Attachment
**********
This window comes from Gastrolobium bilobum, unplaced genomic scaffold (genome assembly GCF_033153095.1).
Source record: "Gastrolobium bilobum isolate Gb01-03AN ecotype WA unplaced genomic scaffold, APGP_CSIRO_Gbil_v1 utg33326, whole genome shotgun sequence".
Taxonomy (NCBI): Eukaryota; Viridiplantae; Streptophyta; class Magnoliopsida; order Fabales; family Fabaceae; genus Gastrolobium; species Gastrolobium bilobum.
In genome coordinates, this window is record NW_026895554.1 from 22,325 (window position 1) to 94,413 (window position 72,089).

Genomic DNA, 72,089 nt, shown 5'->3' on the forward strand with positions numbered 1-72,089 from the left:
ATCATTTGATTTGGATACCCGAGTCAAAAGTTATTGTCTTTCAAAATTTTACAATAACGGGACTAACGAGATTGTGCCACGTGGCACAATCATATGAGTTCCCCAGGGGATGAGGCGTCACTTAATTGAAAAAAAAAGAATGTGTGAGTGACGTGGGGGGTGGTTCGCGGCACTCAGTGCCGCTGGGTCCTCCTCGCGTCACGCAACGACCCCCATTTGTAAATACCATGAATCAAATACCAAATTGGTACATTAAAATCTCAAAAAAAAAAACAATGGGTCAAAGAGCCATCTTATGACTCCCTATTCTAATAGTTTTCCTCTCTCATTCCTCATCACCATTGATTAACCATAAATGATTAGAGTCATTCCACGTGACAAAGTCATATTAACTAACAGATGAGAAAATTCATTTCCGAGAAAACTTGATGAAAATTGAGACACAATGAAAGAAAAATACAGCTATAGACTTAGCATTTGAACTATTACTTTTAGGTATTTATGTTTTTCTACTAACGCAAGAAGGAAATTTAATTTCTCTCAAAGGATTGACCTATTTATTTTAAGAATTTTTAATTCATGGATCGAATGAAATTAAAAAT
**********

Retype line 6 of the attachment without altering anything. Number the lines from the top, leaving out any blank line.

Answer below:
ATCATTTGATTTGGATACCCGAGTCAAAAGTTATTGTCTTTCAAAATTTTACAATAACGGGACTAACGAGATTGTGCCACGTGGCACAATCATATGAGTTCCCCAGGGGATGAGGCGTCACTTAATTGAAAAAAAAAGAATGTGTGAGTGACGTGGGGGGTGGTTCGCGGCACTCAGTGCCGCTGGGTCCTCCTCGCGTCACGCAACGACCCCCATTTGTAAATACCATGAATCAAATACCAAATTGGTACATTAAAATCTCAAAAAAAAAAACAATGGGTCAAAGAGCCATCTTATGACTCCCTATTCTAATAGTTTTCCTCTCTCATTCCTCATCACCATTGATTAACCATAAATGATTAGAGTCATTCCACGTGACAAAGTCATATTAACTAACAGATGAGAAAATTCATTTCCGAGAAAACTTGATGAAAATTGAGACACAATGAAAGAAAAATACAGCTATAGACTTAGCATTTGAACTATTACTTTTAGGTATTTATGTTTTTCTACTAACGCAAGAAGGAAATTTAATTTCTCTCAAAGGATTGACCTATTTATTTTAAGAATTTTTAATTCATGGATCGAATGAAATTAAAAAT